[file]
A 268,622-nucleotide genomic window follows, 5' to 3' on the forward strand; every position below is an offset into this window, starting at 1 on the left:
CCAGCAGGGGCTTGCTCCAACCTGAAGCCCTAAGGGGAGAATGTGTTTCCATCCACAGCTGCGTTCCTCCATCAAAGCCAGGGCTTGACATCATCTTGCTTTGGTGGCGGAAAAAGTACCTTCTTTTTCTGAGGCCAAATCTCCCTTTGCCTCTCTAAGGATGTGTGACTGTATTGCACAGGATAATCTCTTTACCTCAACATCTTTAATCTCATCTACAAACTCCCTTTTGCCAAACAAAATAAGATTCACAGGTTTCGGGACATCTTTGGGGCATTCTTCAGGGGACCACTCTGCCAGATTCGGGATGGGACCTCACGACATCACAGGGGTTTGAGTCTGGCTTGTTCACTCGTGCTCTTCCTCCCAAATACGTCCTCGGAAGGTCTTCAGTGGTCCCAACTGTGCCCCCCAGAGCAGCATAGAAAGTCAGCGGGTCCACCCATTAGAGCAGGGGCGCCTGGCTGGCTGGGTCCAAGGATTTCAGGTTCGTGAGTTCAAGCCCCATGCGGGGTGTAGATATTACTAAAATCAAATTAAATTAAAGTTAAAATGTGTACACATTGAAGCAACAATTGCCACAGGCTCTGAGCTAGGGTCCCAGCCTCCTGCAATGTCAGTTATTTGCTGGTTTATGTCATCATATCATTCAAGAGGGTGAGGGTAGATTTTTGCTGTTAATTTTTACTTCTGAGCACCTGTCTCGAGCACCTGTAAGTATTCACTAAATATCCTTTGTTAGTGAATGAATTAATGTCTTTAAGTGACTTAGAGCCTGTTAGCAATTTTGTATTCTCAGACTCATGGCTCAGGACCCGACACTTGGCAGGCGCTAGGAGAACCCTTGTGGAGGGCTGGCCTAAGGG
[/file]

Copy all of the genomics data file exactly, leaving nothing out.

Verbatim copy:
A 268,622-nucleotide genomic window follows, 5' to 3' on the forward strand; every position below is an offset into this window, starting at 1 on the left:
CCAGCAGGGGCTTGCTCCAACCTGAAGCCCTAAGGGGAGAATGTGTTTCCATCCACAGCTGCGTTCCTCCATCAAAGCCAGGGCTTGACATCATCTTGCTTTGGTGGCGGAAAAAGTACCTTCTTTTTCTGAGGCCAAATCTCCCTTTGCCTCTCTAAGGATGTGTGACTGTATTGCACAGGATAATCTCTTTACCTCAACATCTTTAATCTCATCTACAAACTCCCTTTTGCCAAACAAAATAAGATTCACAGGTTTCGGGACATCTTTGGGGCATTCTTCAGGGGACCACTCTGCCAGATTCGGGATGGGACCTCACGACATCACAGGGGTTTGAGTCTGGCTTGTTCACTCGTGCTCTTCCTCCCAAATACGTCCTCGGAAGGTCTTCAGTGGTCCCAACTGTGCCCCCCAGAGCAGCATAGAAAGTCAGCGGGTCCACCCATTAGAGCAGGGGCGCCTGGCTGGCTGGGTCCAAGGATTTCAGGTTCGTGAGTTCAAGCCCCATGCGGGGTGTAGATATTACTAAAATCAAATTAAATTAAAGTTAAAATGTGTACACATTGAAGCAACAATTGCCACAGGCTCTGAGCTAGGGTCCCAGCCTCCTGCAATGTCAGTTATTTGCTGGTTTATGTCATCATATCATTCAAGAGGGTGAGGGTAGATTTTTGCTGTTAATTTTTACTTCTGAGCACCTGTCTCGAGCACCTGTAAGTATTCACTAAATATCCTTTGTTAGTGAATGAATTAATGTCTTTAAGTGACTTAGAGCCTGTTAGCAATTTTGTATTCTCAGACTCATGGCTCAGGACCCGACACTTGGCAGGCGCTAGGAGAACCCTTGTGGAGGGCTGGCCTAAGGG